At the time of writing, Christopher Nolan’s 2008 film, “The Dark Knight”, sits as the number four greatest film of all time on IMDB’s top 250 list, only bested by “The Shawshank Redemption” and the first two “Godfather” films. It is one point ahead of “Pulp Fiction”. When everyone went crazy for the film upon its release, I figured a lot of the hype was built on Heath Ledger’s untimely death during the making of; a sort of necromancy written large. But here we are, almost seven years later, and the film is still regarded as one of the all time greats. Which I find odd given it is identifiably one of the worst films of all time.
So why do I assert that “The Dark Knight” is one of the worst films of all time? It’s long, about nothing, no fun and unbelievably boring. And on the last point, I do mean Coleman Francis level boring. Only having said that, I really do like all three of Coleman’s shitcakes better than “The Dark Knight”, even “Beast of Yucca Flats”. People who cherish the film seem to take a nonsensical, two pronged approach whenever it is criticised. If you say it isn’t about anything and has nothing to say, they retort that “The Dark Knight” is just a superhero movie and aren’t you expecting a lot here? When you respond then by saying, okay, but if we’re judging it by that yardstick it’s slow moving as hell and not in anyway exciting or even marginally coherent. “Superman” it ain’t, in other words. They then say that it’s slow because it’s dark and meaningful, taking the conversation back to square one.
The muddled thinking that went into the making of “The Dark Knight” is clear from any interview with Nolan on the topic of the film. Take the Joker character: Nolan said when the film was first released that they had based the Joker’s personality on Johnny Rotten.
“We very much took the view in looking at the character of The Joker that what’s strong about him is this idea of anarchy. We wanted to show the pure anarchy of someone who wants to do harm purely for its own sake.”
Okay, here’s the thing: whatever one might say about Jonathan Rotten ne Lydon, he is not, nor ever was a nihilist. The first side of the Sex Pistols only album contains one of the strongest anti-abortion songs ever written and closes with the most in your face denunciation of the British monarchy of all time. The guy believes in stuff, that’s pretty clear. When you understand your antecedents to that level of total misconception, it says something about the whole piece. Particularly when you’ve set out to make a superhero movie that is supposed to be existentially profound.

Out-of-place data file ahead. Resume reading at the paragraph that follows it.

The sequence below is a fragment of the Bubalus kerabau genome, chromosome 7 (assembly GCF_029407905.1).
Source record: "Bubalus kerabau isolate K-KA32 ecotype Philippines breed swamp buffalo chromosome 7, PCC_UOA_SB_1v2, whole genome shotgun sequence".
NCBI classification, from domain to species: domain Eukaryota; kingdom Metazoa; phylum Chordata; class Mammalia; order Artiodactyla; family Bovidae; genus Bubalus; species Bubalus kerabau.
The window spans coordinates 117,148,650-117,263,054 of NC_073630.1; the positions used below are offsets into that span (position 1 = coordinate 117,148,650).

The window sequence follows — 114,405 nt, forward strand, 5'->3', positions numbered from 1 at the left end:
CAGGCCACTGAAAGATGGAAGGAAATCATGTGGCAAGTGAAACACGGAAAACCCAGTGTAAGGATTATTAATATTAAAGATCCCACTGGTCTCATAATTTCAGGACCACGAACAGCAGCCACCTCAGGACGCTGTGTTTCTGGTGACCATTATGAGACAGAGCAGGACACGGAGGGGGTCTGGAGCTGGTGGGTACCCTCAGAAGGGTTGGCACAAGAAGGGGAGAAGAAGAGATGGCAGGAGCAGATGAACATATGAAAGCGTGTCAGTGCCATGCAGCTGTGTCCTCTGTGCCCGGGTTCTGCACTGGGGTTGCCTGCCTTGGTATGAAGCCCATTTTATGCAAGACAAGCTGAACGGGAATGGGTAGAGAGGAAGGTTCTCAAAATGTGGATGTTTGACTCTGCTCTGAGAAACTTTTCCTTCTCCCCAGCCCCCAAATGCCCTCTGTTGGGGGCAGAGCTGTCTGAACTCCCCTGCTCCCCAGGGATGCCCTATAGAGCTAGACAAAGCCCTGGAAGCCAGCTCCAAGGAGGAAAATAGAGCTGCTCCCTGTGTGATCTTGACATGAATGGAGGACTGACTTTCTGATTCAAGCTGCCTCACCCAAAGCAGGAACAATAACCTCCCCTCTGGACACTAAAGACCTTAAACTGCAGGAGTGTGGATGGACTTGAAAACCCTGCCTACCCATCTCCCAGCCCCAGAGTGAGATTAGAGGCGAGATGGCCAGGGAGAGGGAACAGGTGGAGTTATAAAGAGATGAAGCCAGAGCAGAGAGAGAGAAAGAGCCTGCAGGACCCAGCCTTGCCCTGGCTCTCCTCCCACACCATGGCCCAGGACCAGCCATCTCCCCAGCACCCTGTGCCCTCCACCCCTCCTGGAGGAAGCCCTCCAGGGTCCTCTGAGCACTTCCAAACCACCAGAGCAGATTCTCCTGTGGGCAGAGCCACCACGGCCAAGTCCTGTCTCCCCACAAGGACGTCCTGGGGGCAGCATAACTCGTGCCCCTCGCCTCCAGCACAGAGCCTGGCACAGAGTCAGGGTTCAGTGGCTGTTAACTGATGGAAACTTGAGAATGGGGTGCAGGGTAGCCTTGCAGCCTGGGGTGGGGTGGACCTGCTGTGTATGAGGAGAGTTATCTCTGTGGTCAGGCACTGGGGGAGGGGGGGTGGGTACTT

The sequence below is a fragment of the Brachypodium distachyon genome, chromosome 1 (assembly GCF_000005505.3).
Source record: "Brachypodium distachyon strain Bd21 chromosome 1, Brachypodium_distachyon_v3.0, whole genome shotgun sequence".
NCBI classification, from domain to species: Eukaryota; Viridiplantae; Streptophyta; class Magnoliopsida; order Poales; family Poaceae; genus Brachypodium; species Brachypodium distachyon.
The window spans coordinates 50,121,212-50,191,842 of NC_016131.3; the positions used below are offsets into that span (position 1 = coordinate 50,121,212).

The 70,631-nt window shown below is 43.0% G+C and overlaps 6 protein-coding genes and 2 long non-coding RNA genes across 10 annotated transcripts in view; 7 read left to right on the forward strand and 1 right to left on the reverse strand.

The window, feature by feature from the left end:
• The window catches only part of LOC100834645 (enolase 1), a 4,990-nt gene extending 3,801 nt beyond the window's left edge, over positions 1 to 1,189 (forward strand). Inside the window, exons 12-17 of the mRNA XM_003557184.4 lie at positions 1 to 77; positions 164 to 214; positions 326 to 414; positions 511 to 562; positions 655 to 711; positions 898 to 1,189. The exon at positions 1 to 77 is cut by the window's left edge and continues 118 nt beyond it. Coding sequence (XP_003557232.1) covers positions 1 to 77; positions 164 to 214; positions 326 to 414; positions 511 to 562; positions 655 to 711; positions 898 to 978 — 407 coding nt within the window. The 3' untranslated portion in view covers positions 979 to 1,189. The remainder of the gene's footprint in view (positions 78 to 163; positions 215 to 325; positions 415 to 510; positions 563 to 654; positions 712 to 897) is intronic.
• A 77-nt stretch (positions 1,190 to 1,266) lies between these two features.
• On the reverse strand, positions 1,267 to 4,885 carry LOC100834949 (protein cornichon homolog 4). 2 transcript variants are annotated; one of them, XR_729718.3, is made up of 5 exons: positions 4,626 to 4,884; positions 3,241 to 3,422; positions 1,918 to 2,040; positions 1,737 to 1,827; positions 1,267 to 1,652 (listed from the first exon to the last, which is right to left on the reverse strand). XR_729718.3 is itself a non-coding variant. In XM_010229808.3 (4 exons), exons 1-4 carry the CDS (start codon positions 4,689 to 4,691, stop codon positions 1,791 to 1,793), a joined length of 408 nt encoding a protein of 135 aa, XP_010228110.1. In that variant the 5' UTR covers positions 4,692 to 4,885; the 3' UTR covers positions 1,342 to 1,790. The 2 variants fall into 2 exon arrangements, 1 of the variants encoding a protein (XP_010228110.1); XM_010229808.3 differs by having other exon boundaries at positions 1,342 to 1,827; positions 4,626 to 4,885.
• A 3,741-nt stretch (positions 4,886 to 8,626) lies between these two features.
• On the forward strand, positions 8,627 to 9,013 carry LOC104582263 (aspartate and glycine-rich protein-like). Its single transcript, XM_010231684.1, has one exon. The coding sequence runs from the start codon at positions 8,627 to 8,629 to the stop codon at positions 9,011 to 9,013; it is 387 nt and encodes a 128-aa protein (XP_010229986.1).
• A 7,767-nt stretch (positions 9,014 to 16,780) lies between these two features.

Take one of my real bugbears in regards to the “Dark Knight” and how deep it supposedly is – the boat scene. You know the one. The scene that made everyone talk about just “how dark” the film is in the first place. For those of you who haven’t seen the film or can’t remember what I’m talking about, here is the basic setup: there are two boats, crossing Gotham City’s harbour in different directions. The Joker sets up each with a bomb on board to blow them to smithereens, and a detonator to explode the other boat on each as well. The Joker takes over each ship so they can’t just sail away and then instructs each boatload that they have in their hands a detonator to destroy the other boat, something that they had better do before the other boatload decides to explode the lot of them.
To spice this up, one boat is packed full of “normal folk”, i.e. tax payin’ citizens coming home from work. The other: a boat-load of ne’er-do-well criminals. How they take over the boat and are in charge of it is really boring, like most of the movie – just go with it. So what happens in this incredibly “dark” scene? Each group of people ignores game theory completely and lays down their arms. In other words, even the criminals don’t blow up the normal people in order to save themselves. And this is supposed to be dark and twisted.
You want dark and twisted? Make the boat scene the first one in the movie. Same scenario, except this time round have the normal people panic and press the button, frying the criminals. They watch out the side of the boat in horror as burning bodies hurl themselves into the water for respite. The next moment, they die in an explosion as well. The Joker was playing with them and always intended to kill both sets of passengers, regardless of who did what. The Joker laughs evilly. Cut to opening credits. Now that’s dark.
I suppose I shouldn’t get so worked up about the plaudits handed to a superhero movie made seven years ago, but the reason it gets to me is something Bill Hicks once put beautifully.
“You’re lowering the standard!” he used to rant. He said this in the context of shitty pop music, but it can be applied to other areas of popular culture. If you can be called a genius for making something as rubbish as “The Dark Knight” why make anything good? And sure enough, even Chris Nolan has drank this punch. A guy who started off making the very good “Memento”, he’s now taken to directing piles of overlong, pretentious nonsense. Rewarding bad behaviour, as the audience did with “The Dark Knight” has its consequences.